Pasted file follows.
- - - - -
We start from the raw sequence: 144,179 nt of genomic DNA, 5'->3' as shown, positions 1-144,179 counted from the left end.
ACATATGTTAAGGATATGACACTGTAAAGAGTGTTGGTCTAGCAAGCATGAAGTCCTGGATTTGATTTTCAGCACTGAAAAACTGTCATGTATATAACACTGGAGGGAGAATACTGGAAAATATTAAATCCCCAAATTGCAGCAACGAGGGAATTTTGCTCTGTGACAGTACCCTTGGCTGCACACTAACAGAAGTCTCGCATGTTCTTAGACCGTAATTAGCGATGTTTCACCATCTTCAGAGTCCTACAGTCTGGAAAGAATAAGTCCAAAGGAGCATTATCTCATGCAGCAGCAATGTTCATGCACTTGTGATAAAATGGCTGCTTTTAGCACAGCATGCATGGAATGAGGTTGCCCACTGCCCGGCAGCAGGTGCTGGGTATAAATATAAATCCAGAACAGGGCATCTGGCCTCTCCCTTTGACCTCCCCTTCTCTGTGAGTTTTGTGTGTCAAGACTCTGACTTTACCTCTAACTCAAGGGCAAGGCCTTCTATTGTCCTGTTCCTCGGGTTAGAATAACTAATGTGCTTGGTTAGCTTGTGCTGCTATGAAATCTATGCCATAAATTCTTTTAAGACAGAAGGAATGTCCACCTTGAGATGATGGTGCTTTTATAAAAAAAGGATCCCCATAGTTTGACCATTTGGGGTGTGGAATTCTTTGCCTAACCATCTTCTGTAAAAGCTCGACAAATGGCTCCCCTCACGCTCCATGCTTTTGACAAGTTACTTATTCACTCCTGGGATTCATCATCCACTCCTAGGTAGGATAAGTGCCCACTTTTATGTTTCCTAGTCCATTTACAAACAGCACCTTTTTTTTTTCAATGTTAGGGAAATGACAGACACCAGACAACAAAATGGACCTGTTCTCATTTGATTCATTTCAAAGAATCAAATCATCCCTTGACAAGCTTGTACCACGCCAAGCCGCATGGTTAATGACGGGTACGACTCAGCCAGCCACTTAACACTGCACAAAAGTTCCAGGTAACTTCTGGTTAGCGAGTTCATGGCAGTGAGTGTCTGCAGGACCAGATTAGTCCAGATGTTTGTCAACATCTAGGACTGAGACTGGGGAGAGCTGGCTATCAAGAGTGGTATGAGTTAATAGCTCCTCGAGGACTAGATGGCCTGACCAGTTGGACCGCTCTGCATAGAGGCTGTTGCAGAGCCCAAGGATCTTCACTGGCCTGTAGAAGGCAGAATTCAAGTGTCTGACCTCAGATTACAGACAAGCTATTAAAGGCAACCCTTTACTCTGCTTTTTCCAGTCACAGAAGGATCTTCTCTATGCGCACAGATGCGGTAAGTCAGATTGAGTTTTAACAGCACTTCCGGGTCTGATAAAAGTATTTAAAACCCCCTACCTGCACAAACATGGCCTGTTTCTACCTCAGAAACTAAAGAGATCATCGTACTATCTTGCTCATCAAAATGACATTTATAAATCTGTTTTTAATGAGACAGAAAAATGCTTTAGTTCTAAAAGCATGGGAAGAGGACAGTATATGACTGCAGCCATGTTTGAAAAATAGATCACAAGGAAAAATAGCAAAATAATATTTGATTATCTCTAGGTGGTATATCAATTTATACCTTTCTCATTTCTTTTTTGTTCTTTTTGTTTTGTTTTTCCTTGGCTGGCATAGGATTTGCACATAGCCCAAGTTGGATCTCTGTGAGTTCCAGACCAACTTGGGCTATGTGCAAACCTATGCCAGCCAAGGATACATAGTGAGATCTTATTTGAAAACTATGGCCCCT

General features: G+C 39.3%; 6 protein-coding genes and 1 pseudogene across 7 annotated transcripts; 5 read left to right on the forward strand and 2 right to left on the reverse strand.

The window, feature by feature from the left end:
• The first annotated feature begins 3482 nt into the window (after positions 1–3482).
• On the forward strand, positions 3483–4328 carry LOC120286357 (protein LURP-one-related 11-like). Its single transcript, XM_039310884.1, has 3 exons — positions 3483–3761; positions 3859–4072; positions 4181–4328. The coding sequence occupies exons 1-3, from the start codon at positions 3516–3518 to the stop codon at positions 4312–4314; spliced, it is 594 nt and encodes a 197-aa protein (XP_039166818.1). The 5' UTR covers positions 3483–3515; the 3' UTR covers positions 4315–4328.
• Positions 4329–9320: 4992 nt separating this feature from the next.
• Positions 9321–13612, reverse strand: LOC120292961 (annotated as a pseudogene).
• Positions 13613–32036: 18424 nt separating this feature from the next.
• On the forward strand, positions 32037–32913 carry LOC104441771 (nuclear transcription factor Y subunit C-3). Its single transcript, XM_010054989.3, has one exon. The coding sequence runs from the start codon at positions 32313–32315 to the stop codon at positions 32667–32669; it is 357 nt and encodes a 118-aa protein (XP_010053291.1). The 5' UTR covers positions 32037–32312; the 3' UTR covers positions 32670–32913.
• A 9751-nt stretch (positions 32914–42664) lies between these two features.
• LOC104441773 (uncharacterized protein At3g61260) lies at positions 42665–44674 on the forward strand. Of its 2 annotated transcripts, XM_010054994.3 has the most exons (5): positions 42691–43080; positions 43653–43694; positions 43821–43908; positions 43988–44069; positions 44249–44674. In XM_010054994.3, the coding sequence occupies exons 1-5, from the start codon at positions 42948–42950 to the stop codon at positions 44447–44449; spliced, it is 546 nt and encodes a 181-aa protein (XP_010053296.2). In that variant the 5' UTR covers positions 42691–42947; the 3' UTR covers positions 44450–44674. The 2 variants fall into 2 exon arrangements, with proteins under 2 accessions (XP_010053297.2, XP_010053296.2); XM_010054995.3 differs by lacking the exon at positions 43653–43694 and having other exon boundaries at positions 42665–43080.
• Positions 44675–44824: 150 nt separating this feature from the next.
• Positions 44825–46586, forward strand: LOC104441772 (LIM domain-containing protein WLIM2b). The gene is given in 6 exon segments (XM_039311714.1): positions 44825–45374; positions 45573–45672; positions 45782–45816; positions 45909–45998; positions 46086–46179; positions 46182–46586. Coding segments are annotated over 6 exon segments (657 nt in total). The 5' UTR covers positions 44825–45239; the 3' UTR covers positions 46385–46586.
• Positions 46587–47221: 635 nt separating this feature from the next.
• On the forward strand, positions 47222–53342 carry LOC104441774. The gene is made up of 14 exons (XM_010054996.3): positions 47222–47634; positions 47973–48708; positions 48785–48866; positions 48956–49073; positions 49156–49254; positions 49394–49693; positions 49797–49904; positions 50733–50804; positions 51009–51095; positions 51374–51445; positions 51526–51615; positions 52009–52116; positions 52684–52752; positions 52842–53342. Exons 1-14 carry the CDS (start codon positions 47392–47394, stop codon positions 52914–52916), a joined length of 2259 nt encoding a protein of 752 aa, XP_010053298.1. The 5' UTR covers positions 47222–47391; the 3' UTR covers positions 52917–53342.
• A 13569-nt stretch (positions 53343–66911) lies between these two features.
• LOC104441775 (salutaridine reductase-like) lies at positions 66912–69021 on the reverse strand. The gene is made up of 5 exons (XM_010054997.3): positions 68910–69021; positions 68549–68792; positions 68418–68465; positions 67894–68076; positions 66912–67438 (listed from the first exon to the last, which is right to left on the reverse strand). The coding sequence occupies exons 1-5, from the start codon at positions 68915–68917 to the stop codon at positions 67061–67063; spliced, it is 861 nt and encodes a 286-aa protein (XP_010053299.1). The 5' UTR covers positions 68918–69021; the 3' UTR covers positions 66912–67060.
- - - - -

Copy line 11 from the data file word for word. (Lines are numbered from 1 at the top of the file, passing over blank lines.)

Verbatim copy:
• A 9751-nt stretch (positions 32914–42664) lies between these two features.